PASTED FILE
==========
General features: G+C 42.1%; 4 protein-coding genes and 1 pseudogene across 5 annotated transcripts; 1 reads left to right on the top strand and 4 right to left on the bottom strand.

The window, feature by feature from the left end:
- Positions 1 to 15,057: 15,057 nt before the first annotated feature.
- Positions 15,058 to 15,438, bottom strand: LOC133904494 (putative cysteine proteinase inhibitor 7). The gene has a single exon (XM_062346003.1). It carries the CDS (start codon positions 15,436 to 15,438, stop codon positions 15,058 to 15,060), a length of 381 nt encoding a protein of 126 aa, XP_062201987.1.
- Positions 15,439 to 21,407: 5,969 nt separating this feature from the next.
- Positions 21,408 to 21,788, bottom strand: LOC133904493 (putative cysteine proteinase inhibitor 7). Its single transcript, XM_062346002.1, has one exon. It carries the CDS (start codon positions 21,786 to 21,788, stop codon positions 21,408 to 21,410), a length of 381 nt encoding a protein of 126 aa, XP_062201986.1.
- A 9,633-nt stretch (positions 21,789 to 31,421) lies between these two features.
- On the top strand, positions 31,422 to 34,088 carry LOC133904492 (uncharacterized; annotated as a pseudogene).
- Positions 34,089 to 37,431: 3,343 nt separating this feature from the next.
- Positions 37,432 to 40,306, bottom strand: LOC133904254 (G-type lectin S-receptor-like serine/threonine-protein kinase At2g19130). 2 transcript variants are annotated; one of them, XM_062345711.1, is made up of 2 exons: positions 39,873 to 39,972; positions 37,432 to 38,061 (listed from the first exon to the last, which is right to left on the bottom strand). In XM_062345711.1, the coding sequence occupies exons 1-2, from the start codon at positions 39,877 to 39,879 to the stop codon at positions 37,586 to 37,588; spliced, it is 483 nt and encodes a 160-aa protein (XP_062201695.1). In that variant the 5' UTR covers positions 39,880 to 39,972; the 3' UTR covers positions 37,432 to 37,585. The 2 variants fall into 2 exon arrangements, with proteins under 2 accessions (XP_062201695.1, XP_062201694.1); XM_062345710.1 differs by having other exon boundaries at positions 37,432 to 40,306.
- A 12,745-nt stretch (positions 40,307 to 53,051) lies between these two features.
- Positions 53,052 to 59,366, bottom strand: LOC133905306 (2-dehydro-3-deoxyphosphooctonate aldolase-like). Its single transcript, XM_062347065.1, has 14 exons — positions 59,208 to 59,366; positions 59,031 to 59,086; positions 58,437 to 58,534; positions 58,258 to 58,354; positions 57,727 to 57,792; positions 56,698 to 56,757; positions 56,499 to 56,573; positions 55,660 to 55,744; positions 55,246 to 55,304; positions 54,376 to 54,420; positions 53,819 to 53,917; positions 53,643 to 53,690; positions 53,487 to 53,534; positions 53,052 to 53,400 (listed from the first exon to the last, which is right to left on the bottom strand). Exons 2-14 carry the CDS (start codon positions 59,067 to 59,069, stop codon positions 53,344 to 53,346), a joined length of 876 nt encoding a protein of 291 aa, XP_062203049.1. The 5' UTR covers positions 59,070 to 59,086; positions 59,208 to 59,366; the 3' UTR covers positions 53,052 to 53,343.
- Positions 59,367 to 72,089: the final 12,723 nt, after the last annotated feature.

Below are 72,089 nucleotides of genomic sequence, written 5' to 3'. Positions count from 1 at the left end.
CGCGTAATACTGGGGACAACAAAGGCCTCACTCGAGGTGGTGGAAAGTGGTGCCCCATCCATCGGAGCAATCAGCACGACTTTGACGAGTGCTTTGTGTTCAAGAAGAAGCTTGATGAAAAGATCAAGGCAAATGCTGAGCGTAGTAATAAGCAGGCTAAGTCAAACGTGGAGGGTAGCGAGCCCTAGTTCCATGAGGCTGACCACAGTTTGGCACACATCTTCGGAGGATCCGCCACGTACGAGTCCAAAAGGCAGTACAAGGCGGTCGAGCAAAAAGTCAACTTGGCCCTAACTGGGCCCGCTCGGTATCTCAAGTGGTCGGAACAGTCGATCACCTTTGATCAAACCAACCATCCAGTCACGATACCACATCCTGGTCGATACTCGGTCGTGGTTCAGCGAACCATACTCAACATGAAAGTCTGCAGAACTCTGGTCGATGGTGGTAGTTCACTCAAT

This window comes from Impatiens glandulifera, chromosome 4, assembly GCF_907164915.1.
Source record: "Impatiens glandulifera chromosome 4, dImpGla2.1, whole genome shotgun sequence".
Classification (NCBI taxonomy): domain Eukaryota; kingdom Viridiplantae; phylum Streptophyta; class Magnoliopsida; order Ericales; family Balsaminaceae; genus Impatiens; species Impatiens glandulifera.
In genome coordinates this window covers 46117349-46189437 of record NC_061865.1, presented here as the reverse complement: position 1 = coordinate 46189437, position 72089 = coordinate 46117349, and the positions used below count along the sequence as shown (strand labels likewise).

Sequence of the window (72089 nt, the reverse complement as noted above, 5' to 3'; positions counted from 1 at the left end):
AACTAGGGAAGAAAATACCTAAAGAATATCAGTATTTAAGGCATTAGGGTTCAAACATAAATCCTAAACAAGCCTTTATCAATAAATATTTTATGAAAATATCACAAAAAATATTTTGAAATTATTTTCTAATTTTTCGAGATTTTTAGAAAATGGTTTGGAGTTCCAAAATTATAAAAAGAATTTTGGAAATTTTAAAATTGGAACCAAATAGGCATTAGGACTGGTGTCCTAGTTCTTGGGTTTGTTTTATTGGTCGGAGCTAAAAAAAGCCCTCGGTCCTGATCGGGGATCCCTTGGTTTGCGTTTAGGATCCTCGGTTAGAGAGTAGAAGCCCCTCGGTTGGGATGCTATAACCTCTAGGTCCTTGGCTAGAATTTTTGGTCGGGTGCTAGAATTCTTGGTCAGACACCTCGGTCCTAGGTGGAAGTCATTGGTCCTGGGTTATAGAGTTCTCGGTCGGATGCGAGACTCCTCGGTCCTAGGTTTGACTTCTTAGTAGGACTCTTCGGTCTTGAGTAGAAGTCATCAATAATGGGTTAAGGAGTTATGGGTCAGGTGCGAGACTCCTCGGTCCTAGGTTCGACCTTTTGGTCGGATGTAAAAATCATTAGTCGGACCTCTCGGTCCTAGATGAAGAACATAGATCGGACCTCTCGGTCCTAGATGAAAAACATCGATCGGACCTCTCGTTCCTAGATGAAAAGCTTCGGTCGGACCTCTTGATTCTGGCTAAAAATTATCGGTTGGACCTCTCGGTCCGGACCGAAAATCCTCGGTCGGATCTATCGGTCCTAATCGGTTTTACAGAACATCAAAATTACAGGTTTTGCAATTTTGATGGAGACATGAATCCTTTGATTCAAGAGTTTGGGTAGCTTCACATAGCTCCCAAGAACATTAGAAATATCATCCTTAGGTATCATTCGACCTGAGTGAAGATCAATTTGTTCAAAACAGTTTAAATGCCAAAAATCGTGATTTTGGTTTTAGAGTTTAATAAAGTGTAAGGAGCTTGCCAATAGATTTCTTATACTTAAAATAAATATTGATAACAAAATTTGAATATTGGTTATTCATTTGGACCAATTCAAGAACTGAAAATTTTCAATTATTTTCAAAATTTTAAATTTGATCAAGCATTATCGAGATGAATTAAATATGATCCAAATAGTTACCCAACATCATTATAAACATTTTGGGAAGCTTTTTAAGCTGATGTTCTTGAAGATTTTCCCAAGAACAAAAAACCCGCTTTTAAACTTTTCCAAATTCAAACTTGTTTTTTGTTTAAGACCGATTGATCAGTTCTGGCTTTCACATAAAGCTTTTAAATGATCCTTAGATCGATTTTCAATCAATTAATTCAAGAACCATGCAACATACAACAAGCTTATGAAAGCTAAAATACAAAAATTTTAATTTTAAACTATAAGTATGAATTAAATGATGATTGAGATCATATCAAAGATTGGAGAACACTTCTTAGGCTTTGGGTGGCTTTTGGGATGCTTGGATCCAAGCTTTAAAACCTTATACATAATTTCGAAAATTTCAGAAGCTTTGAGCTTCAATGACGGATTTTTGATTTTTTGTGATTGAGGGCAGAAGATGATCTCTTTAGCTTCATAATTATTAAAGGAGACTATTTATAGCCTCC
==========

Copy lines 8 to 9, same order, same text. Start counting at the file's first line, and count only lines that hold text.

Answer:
- On the top strand, positions 31,422 to 34,088 carry LOC133904492 (uncharacterized; annotated as a pseudogene).
- Positions 34,089 to 37,431: 3,343 nt separating this feature from the next.